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Impact investing: The third dimension

With the rising frequency of major environmental events and social movements – from floods to wildfires, from #MeToo to Black Lives Matter – the objective of making the world a better place has gone from personal choice to global necessity.

The latest Intergovernmental Panel on Climate Change report has sounded a ‘code red’ for the climate, and the upcoming UN Climate Change Conference (COP26) stands to be the most important meeting yet of major nations on the topic.

Add to this the Covid-19 pandemic – which has revealed profound social inequalities – and many investors are increasingly focused on how their capital can help address these global issues.

Yet until recently, the challenge has been to combine the twin goals of ‘doing good’ and ‘earning a return’ in a single investment.

Fortunately, this is a challenge that the investment industry has met head-on.

The growing field of impact investing helps investors balance a measurable environmental or social impact on the one hand, with a financial return on the other.

While impact investing was once largely the preserve of direct private-market investments, it is moving from a niche approach into a significant market segment.

According to a Global Impact Investing Network survey focused on private markets, impact investing accounted for just 0.5% of global assets and $715bn of assets under management at the end of 2019.

But it is growing at pace: the volume of impact-oriented investments rose by 77% annually between 2017 and 2019, according to technology advisory and investment firm GP Bullhound.

The growth in impact investing has in part been driven by an increase in investment options across the various impact asset classes.

Yet all this rapid growth has highlighted the question of what constitutes an acceptable rate of return for these investments.

Given that the underlying premise of investing for many is a ‘risk-adjusted financial return’, how can returns be adjusted to account for non-financial risks?

The investment industry is working on this issue, having already introduced metrics such as social return on investment (SROI) and impact multiple of money (IMM).

We expect to see more research in this area.

Eyes on the ball: Managers should not compromise quality impact investments for short-term rewards

At the same time, assuming one can accurately calculate and attribute financial and non-financial returns, where is the balance between the two?

We disagree that there must be a trade-off between impact and financial returns.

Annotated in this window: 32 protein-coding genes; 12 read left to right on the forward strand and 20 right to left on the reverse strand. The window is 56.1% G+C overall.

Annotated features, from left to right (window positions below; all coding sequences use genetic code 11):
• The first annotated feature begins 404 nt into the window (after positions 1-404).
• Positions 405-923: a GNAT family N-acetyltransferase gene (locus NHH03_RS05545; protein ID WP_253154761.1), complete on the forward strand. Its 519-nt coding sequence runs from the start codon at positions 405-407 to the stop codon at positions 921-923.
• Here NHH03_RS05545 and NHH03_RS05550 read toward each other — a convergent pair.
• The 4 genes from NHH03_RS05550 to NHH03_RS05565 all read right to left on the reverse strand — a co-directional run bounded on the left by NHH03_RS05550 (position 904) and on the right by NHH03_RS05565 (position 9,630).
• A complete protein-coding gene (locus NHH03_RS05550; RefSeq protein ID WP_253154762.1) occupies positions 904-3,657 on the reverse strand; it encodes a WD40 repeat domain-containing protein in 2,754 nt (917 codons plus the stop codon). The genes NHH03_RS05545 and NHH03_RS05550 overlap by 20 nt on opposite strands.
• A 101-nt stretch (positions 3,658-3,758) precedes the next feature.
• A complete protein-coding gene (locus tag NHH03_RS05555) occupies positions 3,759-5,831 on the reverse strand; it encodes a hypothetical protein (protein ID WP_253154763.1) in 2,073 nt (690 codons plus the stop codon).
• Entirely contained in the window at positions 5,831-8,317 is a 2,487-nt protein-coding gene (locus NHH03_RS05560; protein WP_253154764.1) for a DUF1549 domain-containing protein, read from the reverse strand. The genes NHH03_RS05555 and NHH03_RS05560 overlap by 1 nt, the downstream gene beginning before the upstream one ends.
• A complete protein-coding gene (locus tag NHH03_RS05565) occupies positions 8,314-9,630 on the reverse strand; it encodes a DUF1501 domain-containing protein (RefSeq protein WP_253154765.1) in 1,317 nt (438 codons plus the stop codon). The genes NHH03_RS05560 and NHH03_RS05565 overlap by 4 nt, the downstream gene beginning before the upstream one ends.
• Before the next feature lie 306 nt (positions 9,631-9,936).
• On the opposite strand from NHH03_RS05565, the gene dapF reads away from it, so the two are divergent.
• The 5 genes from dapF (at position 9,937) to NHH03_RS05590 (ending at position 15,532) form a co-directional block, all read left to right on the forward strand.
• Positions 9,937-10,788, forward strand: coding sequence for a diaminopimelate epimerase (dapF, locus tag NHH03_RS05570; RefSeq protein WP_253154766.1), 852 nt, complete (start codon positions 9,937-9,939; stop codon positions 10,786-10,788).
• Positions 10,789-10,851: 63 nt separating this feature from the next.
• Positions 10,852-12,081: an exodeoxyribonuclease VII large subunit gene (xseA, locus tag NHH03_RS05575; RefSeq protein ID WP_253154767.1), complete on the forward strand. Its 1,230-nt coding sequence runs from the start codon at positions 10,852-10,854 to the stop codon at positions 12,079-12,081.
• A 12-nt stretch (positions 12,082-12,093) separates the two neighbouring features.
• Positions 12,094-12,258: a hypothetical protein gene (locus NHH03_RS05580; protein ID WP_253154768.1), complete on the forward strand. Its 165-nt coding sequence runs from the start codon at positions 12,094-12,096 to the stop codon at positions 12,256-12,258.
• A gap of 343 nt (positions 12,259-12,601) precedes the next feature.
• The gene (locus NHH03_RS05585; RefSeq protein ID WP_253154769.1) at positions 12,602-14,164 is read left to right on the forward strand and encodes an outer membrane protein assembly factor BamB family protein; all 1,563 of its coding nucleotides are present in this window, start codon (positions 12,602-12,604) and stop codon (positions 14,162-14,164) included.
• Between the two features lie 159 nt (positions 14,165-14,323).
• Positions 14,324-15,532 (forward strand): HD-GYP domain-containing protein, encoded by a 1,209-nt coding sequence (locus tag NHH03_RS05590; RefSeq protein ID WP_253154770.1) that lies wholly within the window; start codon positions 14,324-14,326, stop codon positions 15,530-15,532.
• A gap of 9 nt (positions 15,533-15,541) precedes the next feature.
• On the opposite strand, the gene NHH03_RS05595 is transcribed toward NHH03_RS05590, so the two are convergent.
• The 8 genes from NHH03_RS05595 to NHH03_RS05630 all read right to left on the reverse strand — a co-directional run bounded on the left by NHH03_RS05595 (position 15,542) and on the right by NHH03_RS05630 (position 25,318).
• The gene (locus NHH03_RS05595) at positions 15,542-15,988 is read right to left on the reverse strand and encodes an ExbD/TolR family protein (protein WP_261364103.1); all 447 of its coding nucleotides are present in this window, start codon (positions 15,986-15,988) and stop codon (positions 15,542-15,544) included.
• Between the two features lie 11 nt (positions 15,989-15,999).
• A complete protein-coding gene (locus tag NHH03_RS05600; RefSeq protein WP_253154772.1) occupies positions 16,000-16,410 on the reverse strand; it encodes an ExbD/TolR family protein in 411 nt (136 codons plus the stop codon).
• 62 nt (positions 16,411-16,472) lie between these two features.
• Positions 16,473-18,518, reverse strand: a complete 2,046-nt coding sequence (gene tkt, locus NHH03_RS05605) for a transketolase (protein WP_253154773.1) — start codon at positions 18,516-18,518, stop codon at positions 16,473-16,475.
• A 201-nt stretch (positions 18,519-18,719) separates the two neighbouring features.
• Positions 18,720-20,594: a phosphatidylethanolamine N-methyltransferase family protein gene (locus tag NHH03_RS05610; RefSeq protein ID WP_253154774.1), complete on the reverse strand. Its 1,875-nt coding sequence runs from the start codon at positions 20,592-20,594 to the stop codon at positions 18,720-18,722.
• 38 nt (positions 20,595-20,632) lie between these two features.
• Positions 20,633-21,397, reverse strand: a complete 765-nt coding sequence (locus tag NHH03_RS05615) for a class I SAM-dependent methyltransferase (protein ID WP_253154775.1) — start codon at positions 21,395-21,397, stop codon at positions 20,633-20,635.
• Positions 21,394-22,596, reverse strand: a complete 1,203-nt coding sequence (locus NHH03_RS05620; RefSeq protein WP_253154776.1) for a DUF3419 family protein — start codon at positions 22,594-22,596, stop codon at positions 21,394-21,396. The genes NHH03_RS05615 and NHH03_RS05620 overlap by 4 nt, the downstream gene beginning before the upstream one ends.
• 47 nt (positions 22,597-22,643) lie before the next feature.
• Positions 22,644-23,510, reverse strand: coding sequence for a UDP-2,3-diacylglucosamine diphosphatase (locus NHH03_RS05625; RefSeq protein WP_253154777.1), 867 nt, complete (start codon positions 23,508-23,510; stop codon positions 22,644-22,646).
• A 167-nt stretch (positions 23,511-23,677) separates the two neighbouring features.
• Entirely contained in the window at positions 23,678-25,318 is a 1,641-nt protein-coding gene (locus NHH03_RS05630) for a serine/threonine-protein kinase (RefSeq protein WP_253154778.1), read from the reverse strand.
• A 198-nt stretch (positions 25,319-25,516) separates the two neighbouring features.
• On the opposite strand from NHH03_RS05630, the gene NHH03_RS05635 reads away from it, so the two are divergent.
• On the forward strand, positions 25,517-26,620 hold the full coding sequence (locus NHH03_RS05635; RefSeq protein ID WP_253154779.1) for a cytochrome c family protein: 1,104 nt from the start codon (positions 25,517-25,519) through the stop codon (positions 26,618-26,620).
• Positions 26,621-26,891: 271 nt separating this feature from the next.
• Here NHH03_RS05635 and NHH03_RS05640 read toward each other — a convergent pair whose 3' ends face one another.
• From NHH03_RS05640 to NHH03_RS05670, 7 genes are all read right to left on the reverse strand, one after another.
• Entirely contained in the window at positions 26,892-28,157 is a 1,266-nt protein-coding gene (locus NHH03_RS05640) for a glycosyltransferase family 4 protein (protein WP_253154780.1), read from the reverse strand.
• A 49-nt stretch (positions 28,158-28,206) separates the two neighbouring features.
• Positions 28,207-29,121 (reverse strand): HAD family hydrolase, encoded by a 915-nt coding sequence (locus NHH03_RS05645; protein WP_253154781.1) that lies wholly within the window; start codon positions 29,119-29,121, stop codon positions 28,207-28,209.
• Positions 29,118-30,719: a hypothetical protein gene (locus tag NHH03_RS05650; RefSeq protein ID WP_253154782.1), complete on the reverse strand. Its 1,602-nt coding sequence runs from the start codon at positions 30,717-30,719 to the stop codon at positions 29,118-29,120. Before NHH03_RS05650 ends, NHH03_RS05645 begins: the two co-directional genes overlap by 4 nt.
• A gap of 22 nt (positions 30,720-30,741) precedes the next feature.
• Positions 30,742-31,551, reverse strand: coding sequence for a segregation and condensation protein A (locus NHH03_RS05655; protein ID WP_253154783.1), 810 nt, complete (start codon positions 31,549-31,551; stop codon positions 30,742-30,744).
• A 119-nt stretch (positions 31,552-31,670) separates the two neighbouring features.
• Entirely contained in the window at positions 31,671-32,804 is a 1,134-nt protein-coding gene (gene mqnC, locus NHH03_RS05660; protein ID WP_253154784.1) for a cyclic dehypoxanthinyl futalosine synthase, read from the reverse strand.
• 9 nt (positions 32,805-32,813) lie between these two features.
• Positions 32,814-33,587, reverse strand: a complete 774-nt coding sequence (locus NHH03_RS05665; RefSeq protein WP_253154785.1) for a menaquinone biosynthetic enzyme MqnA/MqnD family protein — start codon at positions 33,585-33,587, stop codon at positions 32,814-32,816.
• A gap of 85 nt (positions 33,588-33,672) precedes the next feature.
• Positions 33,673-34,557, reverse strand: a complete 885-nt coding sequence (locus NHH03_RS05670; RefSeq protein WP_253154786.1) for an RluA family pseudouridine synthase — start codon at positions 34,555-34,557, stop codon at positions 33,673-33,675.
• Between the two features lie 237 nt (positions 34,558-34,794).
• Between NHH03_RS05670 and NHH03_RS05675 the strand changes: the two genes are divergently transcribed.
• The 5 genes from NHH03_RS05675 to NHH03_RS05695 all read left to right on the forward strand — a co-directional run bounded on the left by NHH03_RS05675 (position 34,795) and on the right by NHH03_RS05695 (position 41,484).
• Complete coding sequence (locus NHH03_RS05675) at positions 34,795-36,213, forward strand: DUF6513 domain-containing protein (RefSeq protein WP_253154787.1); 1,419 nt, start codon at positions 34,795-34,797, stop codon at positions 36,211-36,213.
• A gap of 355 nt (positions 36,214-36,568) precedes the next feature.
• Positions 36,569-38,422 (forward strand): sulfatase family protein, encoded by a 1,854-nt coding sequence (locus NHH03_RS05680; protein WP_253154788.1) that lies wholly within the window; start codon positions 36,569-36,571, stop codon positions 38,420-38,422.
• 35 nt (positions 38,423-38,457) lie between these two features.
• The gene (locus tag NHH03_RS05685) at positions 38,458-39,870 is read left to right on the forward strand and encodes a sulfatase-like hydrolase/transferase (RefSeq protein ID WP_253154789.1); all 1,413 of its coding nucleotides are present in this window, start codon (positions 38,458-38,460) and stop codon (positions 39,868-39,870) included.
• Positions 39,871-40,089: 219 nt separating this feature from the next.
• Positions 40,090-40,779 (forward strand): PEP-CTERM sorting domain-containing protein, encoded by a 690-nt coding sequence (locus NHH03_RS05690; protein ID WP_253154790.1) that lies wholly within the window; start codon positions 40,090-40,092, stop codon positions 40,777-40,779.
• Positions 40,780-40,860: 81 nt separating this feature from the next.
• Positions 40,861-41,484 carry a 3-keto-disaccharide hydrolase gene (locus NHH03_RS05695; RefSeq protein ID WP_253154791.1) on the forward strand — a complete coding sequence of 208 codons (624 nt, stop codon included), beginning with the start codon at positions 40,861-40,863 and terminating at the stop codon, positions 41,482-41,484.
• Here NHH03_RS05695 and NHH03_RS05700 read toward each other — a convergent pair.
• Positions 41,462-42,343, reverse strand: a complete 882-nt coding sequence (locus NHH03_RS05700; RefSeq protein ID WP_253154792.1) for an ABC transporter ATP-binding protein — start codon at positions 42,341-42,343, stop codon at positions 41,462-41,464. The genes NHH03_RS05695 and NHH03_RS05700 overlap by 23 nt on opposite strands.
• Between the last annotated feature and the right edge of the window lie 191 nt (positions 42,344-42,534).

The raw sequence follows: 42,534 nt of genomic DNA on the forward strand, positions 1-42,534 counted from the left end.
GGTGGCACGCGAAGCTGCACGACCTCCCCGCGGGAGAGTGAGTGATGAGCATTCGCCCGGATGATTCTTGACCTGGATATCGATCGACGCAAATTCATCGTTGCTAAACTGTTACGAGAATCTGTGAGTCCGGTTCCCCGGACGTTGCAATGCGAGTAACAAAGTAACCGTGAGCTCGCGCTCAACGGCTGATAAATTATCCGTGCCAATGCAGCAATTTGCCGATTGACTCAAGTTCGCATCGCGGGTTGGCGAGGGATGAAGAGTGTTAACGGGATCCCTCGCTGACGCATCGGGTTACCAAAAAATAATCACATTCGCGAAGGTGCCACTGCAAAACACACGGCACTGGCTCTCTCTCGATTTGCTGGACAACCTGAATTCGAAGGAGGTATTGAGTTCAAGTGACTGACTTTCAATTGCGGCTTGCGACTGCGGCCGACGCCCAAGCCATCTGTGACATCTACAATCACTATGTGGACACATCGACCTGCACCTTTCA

In fact, as non-financial returns become an increasingly important factor, they could provide a strong technical tailwind. 

As the debate continues, the investment industry is looking to see where impact investments are being directed and why – and how the impact can be measured and reported.

Fortunately, asset managers and others are beginning to coalesce around some newly proposed standards.

These include high hurdles for transparency and reporting to help the industry deliver on its promise and insulate itself from accusations of ‘impact washing’, where funds make claims that are not substantiated by any relevant and demonstrable positive impact.

So where is the impact being seen?

Consensus has emerged that impact investments should contribute to at least one, and preferably several, of the 17 UN Sustainable Development Goals (SDGs).  

The notion of ‘co-investing’ with sovereign and corporate entities to support climate transition strategies is also proving to be integral to impact investing.

This field can extend to blended finance, where investment from both institutions and philanthropic funds can be combined to create opportunities for commercial investors.

Sovereign nations are also getting in on the act, where impact investing can complement initiatives such as the World Bank’s International Development Association lending to low-income economies.

Earlier this year, Benin issued Africa’s first social bond in the international markets, raising money to broaden access to drinking water for its population of 12 million.

And many impact opportunities revolve around new technologies and services that are often in an early stage of development – an area that has typically been the preserve of venture capital and private equity.

Today, these solutions are being developed and scaled for wider application.

Impact investing’s reach into both public and private domains means it can cover the full breadth of the opportunity set – and it comes not a moment too soon.

This has helped change the nature of the conversation between asset managers and their clients.

Where investors previously thought only in terms of risk and reward, they are now adding a third dimension of oversight to their portfolios: impact.

Matt Christensen is head of sustainable and impact investing at Allianz Global Investors

 

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